I have doubts about the potential of a woman or a black man to be elected to the presidency…not as a function of their competency to lead…but as a function of inherent prejudices that lurk within the psyche of some segments of our society. Simultaneously, I’ve felt that the growing opposition to our rapidly expanding immigrant population contains an element of ethnic bias. I have to wonder if we aren’t standing upon the precipice of a period of exclusion and a re-kindling of old, yet inextinguishable inequities.
Commentary By: Daniel DiRito
We Americans like to think of ourselves as evolved individuals who embrace freedom and equality for all…and in many ways our history has demonstrated the truth found in this assumption. At the same time, we haven’t encountered that many recent opportunities to test the merits of our hypothesis.
As I read the news this morning, I found myself wondering if we may be on the verge of moving in the opposite direction…or, at the least, if our stated commitment to such beliefs might be little more than a nice piece of veneer applied to a hidden harbor of hostility.
The events of 9/11 undoubtedly created a heightened level of fear…a level we Americans have rarely been forced to face. In its aftermath, we have seen a growing willingness to suspend some of the civil liberties which have highlighted our purported belief in an open society and a transparent system of governance.
While I understand the inclination and the necessity to act in this manner (within reason), I find myself concerned that such actions may be a slippery slope towards the adoption of other attitudes that serve to undermine the principles upon which this nation was founded.
I suspect many readers may be thinking I’m about to discuss the efforts of our President to allow for greater clandestine surveillance along with other measures he has sought to detect and minimize terrorist threats. While I do view such measures with a healthy degree of skepticism, my observations today are focused upon the thoughts and beliefs we each hold as individuals and which impact America’s status as a beacon for the tenets of democracy and equality.
For some time now, I’ve expressed doubts to friends and acquaintances about the potential of a woman or a black man to be elected to the presidency…not as a function of their competency to lead…but as a function of inherent prejudices that lurk within the psyche of some segments of our society. Simultaneously, I’ve felt that the growing opposition to our rapidly expanding immigrant population contains an element of ethnic bias in addition to the many legitimate concerns that can be associated with shoddy border control.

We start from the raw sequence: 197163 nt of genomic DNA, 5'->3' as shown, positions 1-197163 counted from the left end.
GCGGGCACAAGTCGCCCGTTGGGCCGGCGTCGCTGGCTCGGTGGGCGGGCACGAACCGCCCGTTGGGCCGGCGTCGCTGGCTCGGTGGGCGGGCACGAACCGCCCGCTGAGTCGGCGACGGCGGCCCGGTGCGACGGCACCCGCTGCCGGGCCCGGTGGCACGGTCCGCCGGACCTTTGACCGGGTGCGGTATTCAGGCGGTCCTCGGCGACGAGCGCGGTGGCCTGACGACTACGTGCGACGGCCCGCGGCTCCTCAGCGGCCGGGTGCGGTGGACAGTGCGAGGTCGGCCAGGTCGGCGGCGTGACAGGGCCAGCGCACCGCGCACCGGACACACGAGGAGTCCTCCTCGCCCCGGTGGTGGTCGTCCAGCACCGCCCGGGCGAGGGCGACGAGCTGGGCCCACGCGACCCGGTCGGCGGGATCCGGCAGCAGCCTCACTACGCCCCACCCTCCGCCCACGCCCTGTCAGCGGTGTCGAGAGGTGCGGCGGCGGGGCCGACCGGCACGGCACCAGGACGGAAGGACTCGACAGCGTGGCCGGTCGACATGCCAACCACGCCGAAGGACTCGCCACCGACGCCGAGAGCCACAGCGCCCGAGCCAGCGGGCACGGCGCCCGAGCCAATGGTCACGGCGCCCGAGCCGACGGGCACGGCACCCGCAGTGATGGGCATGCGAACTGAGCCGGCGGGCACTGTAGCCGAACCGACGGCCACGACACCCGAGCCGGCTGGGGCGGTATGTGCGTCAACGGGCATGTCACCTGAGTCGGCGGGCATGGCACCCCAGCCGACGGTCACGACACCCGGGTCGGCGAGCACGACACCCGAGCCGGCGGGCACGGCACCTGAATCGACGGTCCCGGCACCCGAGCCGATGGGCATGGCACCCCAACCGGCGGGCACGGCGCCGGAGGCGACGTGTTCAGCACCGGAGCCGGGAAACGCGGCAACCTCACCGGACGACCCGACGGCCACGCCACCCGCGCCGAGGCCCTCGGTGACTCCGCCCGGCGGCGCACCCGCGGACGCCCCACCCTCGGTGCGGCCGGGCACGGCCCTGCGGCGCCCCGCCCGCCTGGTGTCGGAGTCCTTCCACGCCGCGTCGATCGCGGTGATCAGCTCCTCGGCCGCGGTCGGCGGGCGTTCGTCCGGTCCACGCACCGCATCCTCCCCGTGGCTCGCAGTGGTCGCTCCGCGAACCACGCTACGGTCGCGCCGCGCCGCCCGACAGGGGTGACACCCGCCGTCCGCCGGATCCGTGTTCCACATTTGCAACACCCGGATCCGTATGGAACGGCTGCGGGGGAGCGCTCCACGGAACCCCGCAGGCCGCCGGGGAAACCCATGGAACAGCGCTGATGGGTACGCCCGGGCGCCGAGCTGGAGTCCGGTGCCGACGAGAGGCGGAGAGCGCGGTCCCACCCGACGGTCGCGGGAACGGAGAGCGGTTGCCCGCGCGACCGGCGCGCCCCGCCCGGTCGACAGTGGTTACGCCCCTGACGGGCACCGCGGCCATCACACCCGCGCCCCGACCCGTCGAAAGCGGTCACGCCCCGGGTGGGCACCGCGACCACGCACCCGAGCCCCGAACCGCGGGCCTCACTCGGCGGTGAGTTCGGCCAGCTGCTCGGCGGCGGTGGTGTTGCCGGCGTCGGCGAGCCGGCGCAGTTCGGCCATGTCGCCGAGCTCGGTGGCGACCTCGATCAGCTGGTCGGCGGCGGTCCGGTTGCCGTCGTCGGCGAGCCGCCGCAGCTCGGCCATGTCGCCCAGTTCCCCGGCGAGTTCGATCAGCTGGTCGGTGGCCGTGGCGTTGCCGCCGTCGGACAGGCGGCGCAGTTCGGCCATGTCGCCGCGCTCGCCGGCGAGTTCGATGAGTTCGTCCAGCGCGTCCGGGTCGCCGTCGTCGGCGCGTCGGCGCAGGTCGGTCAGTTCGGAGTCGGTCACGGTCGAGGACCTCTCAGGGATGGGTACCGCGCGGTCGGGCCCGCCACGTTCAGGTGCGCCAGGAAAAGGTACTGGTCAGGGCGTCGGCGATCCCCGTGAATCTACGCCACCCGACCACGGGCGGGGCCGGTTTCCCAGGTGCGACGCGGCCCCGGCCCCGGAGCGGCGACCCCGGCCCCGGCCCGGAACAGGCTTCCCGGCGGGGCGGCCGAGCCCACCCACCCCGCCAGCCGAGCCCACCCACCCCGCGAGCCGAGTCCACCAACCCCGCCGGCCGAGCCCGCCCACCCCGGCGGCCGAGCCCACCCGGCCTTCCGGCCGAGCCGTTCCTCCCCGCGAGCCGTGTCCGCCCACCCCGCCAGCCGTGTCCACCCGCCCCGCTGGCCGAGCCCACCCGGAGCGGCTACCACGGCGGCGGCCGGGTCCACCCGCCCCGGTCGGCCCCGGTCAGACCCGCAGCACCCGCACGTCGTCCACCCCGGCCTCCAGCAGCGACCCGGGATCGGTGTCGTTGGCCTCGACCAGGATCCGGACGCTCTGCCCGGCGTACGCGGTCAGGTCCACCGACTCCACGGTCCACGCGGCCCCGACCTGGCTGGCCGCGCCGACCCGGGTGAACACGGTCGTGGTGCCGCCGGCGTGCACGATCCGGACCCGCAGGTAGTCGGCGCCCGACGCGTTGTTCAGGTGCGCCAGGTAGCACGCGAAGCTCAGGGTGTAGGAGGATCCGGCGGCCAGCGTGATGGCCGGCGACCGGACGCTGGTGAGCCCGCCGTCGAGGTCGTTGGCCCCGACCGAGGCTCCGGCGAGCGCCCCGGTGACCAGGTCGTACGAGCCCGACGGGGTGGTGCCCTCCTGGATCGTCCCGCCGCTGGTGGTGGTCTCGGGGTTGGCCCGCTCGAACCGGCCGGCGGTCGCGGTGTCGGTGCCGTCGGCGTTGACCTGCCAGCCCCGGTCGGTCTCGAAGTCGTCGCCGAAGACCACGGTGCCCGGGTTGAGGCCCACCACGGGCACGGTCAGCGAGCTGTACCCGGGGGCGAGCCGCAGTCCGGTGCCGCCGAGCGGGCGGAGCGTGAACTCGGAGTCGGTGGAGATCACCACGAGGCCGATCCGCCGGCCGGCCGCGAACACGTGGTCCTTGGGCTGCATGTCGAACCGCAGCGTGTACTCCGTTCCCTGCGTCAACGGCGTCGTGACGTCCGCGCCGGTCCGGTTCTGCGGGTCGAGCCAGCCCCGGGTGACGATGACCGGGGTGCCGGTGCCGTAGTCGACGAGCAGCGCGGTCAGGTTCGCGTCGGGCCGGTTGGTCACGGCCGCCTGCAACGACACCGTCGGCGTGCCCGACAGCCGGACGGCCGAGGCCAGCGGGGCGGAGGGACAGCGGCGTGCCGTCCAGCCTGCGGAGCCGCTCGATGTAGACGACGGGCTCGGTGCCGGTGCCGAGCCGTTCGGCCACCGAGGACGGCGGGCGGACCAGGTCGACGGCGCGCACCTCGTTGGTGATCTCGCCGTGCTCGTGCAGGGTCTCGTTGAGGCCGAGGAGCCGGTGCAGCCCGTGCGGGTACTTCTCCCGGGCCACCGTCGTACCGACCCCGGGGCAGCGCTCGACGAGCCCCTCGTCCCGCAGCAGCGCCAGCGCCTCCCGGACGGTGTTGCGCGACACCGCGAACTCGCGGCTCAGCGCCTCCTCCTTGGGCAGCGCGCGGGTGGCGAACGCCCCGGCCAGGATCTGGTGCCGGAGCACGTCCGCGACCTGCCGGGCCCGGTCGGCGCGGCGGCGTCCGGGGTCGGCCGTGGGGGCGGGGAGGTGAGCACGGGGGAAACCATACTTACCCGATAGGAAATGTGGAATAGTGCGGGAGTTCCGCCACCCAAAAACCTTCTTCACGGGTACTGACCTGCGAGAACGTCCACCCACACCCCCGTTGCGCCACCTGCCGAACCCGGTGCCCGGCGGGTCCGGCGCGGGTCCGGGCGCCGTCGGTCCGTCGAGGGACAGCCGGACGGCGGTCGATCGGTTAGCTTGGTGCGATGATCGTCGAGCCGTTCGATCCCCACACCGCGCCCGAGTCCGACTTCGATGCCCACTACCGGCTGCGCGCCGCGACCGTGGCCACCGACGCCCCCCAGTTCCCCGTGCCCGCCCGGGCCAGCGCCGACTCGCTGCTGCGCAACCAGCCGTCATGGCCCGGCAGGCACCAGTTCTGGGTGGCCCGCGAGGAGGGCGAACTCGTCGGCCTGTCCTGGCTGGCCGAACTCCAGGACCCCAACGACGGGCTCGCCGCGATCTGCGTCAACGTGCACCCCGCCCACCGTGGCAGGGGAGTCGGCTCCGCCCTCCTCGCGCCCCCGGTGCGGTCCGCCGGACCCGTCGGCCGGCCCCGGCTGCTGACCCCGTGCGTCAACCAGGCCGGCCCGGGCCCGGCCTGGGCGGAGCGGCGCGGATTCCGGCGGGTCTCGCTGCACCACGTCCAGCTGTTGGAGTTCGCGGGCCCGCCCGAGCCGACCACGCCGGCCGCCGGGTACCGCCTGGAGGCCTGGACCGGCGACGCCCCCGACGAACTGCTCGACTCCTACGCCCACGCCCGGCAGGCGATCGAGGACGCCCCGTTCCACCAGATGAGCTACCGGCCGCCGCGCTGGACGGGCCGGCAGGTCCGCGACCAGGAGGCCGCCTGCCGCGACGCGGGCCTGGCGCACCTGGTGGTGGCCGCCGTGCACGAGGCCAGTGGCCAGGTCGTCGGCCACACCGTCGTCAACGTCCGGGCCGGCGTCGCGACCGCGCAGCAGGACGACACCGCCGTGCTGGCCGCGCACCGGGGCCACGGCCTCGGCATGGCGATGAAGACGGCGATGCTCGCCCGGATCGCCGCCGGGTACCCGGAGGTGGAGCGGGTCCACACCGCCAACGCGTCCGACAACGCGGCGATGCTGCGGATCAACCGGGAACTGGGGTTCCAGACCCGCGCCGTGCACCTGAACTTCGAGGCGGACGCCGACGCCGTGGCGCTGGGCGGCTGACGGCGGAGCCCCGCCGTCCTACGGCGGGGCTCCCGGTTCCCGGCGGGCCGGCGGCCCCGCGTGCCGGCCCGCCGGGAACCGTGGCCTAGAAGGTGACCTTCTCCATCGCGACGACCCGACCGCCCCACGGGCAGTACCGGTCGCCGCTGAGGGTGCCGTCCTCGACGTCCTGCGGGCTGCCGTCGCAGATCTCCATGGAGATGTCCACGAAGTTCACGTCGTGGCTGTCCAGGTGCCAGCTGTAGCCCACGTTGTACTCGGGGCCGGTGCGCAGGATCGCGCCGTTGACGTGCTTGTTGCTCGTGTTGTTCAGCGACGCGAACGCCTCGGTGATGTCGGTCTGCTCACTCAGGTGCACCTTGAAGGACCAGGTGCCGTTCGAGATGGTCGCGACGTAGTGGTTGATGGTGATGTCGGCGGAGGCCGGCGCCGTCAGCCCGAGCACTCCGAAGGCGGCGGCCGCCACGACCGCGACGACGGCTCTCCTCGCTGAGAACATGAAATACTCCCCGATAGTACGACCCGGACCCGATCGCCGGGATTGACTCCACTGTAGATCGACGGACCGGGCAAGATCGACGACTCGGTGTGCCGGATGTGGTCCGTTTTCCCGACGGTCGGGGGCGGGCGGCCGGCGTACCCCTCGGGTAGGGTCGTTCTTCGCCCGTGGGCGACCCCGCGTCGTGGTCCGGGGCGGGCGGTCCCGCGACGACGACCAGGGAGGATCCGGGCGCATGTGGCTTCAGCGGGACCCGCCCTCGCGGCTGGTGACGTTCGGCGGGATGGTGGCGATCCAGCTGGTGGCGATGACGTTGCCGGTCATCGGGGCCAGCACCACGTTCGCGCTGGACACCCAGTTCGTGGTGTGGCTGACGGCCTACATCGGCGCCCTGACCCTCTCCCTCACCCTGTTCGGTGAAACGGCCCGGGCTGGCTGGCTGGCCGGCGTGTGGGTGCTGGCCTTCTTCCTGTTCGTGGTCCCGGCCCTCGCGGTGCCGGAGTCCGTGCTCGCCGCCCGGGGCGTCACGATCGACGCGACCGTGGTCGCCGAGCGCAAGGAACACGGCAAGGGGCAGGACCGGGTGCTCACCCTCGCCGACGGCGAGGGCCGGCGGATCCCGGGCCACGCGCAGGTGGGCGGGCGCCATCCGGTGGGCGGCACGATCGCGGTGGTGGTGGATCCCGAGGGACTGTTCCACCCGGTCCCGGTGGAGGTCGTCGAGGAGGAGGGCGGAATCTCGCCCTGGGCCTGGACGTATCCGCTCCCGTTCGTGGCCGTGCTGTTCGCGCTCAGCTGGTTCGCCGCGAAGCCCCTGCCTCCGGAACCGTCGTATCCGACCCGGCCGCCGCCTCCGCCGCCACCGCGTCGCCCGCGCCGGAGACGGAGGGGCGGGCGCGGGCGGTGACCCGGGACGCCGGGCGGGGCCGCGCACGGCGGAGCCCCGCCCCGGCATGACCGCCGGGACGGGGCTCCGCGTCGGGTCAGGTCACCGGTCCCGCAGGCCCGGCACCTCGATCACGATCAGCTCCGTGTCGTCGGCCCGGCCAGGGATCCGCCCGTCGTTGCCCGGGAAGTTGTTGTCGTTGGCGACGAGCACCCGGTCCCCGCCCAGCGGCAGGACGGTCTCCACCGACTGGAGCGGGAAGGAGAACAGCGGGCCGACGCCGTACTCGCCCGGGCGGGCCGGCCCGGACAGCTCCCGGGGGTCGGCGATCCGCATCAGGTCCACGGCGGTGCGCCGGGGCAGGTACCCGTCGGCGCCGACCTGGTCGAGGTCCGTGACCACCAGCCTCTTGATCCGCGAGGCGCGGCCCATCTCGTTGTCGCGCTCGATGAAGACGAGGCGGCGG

Today, three articles caught my attention and lent support to my suspicions. The following excerpts are from the first article.
From McClatchy News:
DES MOINES, Iowa – A pair of Sen. Hillary Clinton’s worst nightmares trudged past a giant blue “Hillary for President” sign outside the Iowa State Fair here with palpable disgust.
“Hillary can go to hell,” said Alice Aszman, 66, a Democrat from Ottumwa. “I’ll never vote for her. I don’t think a woman should be president. I think a man should. They’ve got more authority.”
Her husband, Daniel, 50, also a Democrat, agreed: “I think women should stay home instead of being boss.”
A July poll of likely Democratic caucus-goers by the University of Iowa found that Clinton had 30 percent support among women and 18 percent among men. By comparison, there was no difference in gender support for Illinois Sen. Barack Obama, who got 21 percent from both men and women.
The same poll found that 32 percent of women strongly agreed that Clinton was electable, while only 14 percent of men did. And 30 percent of women strongly agreed that Clinton was the Democrats’ strongest candidate, while only 17 percent of men did.
In a general election however, it could be a major problem, because men traditionally vote for Republicans at a higher rate than women vote for Democrats.
“She has to be careful the men don’t split against her more than women split for her,” Smith said.
As I read the article, two items stand out. One, we tend to view bias or prejudice as coming exclusively from those who are different than the one at whom the bias or prejudice is directed…meaning bias towards women should come from men and bias towards men should come from women. Unfortunately, that assumption isn’t accurate and the evidence…in the case of Senator Clinton…pours out of the mouths of other women who embrace established societal notions that gender can and should be a limiting factor in certain circumstances.
Two, the long established view that women should have narrowly defined roles in society…roles that are predominantly subservient to men…remain well established among men in America and women who operate outside these parameters are frequently met with derogatory characterizations. While a strong male figure receives the admiration of many males, a strong female is frequently viewed as acerbic and the object of misogynistic ridicule.
Moving onto the next article, the following excerpts point to the underlying obstacles faced by a black man when seeking to hold the highest office in the land.
From The Philadelphia Enquirer:
A computer search finds 464 instances in which Obama’s name appears in print in conjunction with the phrase black enough. The first was in the Chicago Sun-Times in 2003 when he was preparing to run for the Senate. Writer Laura Washington recalled his loss in an earlier House race to a South Side incumbent. “Whispers abounded,” she wrote, “that Obama was –not black enough.’ “
Washington went on to recall how her uncle, a retired black railroad worker, had seen Obama wearing “a thousand-dollar coat” while visiting a public-housing project. Her uncle, she said, “dismissed him as an –elitist.’ “
And isn’t that telling? A black rapper who visited that same housing project wearing a thousand-dollar coat would be celebrated and emulated. A black politician who does so is an elitist.